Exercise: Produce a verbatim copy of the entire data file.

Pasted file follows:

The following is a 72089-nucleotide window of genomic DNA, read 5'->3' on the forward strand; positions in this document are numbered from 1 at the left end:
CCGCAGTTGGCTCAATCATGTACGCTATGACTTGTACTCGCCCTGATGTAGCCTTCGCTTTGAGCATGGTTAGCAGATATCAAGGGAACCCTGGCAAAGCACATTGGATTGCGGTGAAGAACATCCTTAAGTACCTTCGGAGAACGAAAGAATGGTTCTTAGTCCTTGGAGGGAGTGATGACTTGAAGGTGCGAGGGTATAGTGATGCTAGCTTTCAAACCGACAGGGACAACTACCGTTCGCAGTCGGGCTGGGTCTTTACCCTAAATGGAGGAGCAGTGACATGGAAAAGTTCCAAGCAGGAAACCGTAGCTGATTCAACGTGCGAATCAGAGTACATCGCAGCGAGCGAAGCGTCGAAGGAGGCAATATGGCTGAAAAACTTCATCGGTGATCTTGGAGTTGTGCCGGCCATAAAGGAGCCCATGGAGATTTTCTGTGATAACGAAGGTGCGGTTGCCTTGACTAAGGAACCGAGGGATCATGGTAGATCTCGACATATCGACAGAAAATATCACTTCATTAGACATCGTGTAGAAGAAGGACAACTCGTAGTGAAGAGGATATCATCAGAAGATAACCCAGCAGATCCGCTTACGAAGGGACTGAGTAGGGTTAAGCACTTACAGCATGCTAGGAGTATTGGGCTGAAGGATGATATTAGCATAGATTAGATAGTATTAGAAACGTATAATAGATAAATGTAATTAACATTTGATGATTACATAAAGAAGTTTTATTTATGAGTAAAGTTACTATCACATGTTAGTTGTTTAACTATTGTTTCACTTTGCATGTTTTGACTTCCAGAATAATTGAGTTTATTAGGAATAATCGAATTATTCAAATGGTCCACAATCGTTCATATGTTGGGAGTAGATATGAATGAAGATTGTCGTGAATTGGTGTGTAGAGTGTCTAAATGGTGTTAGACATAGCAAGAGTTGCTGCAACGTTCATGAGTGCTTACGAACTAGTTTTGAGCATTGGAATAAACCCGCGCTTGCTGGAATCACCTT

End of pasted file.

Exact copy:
The following is a 72089-nucleotide window of genomic DNA, read 5'->3' on the forward strand; positions in this document are numbered from 1 at the left end:
CCGCAGTTGGCTCAATCATGTACGCTATGACTTGTACTCGCCCTGATGTAGCCTTCGCTTTGAGCATGGTTAGCAGATATCAAGGGAACCCTGGCAAAGCACATTGGATTGCGGTGAAGAACATCCTTAAGTACCTTCGGAGAACGAAAGAATGGTTCTTAGTCCTTGGAGGGAGTGATGACTTGAAGGTGCGAGGGTATAGTGATGCTAGCTTTCAAACCGACAGGGACAACTACCGTTCGCAGTCGGGCTGGGTCTTTACCCTAAATGGAGGAGCAGTGACATGGAAAAGTTCCAAGCAGGAAACCGTAGCTGATTCAACGTGCGAATCAGAGTACATCGCAGCGAGCGAAGCGTCGAAGGAGGCAATATGGCTGAAAAACTTCATCGGTGATCTTGGAGTTGTGCCGGCCATAAAGGAGCCCATGGAGATTTTCTGTGATAACGAAGGTGCGGTTGCCTTGACTAAGGAACCGAGGGATCATGGTAGATCTCGACATATCGACAGAAAATATCACTTCATTAGACATCGTGTAGAAGAAGGACAACTCGTAGTGAAGAGGATATCATCAGAAGATAACCCAGCAGATCCGCTTACGAAGGGACTGAGTAGGGTTAAGCACTTACAGCATGCTAGGAGTATTGGGCTGAAGGATGATATTAGCATAGATTAGATAGTATTAGAAACGTATAATAGATAAATGTAATTAACATTTGATGATTACATAAAGAAGTTTTATTTATGAGTAAAGTTACTATCACATGTTAGTTGTTTAACTATTGTTTCACTTTGCATGTTTTGACTTCCAGAATAATTGAGTTTATTAGGAATAATCGAATTATTCAAATGGTCCACAATCGTTCATATGTTGGGAGTAGATATGAATGAAGATTGTCGTGAATTGGTGTGTAGAGTGTCTAAATGGTGTTAGACATAGCAAGAGTTGCTGCAACGTTCATGAGTGCTTACGAACTAGTTTTGAGCATTGGAATAAACCCGCGCTTGCTGGAATCACCTT